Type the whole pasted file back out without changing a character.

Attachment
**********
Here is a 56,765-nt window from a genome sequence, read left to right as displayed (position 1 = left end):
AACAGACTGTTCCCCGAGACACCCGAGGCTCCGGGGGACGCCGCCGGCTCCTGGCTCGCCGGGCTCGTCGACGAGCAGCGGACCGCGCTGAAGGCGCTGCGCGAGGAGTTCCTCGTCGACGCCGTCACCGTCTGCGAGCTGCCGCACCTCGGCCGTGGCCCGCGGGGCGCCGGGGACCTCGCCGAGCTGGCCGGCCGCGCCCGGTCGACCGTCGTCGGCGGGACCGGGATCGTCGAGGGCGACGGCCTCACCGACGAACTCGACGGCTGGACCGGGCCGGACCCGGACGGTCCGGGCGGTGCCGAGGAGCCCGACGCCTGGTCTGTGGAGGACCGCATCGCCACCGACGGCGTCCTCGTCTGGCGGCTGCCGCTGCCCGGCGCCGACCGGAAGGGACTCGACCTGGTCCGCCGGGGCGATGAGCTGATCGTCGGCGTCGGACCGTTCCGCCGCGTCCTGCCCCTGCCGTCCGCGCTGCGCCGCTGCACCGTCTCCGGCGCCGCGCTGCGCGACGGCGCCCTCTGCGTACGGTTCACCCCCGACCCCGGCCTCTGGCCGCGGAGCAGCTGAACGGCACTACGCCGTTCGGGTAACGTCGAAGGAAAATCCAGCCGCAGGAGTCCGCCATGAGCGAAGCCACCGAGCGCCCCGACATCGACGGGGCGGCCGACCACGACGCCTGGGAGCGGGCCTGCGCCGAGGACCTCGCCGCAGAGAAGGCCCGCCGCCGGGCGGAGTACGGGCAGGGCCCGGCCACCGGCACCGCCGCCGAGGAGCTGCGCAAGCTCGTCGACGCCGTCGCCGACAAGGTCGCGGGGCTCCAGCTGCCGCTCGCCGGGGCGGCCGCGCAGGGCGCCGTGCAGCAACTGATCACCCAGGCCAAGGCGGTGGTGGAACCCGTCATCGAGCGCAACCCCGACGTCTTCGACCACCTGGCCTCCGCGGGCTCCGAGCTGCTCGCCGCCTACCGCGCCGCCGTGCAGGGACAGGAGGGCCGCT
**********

Here is a 56,765-nt window from a genome sequence, read left to right as displayed (position 1 = left end):
AACAGACTGTTCCCCGAGACACCCGAGGCTCCGGGGGACGCCGCCGGCTCCTGGCTCGCCGGGCTCGTCGACGAGCAGCGGACCGCGCTGAAGGCGCTGCGCGAGGAGTTCCTCGTCGACGCCGTCACCGTCTGCGAGCTGCCGCACCTCGGCCGTGGCCCGCGGGGCGCCGGGGACCTCGCCGAGCTGGCCGGCCGCGCCCGGTCGACCGTCGTCGGCGGGACCGGGATCGTCGAGGGCGACGGCCTCACCGACGAACTCGACGGCTGGACCGGGCCGGACCCGGACGGTCCGGGCGGTGCCGAGGAGCCCGACGCCTGGTCTGTGGAGGACCGCATCGCCACCGACGGCGTCCTCGTCTGGCGGCTGCCGCTGCCCGGCGCCGACCGGAAGGGACTCGACCTGGTCCGCCGGGGCGATGAGCTGATCGTCGGCGTCGGACCGTTCCGCCGCGTCCTGCCCCTGCCGTCCGCGCTGCGCCGCTGCACCGTCTCCGGCGCCGCGCTGCGCGACGGCGCCCTCTGCGTACGGTTCACCCCCGACCCCGGCCTCTGGCCGCGGAGCAGCTGAACGGCACTACGCCGTTCGGGTAACGTCGAAGGAAAATCCAGCCGCAGGAGTCCGCCATGAGCGAAGCCACCGAGCGCCCCGACATCGACGGGGCGGCCGACCACGACGCCTGGGAGCGGGCCTGCGCCGAGGACCTCGCCGCAGAGAAGGCCCGCCGCCGGGCGGAGTACGGGCAGGGCCCGGCCACCGGCACCGCCGCCGAGGAGCTGCGCAAGCTCGTCGACGCCGTCGCCGACAAGGTCGCGGGGCTCCAGCTGCCGCTCGCCGGGGCGGCCGCGCAGGGCGCCGTGCAGCAACTGATCACCCAGGCCAAGGCGGTGGTGGAACCCGTCATCGAGCGCAACCCCGACGTCTTCGACCACCTGGCCTCCGCGGGCTCCGAGCTGCTCGCCGCCTACCGCGCCGCCGTGCAGGGACAGGAGGGCCGCT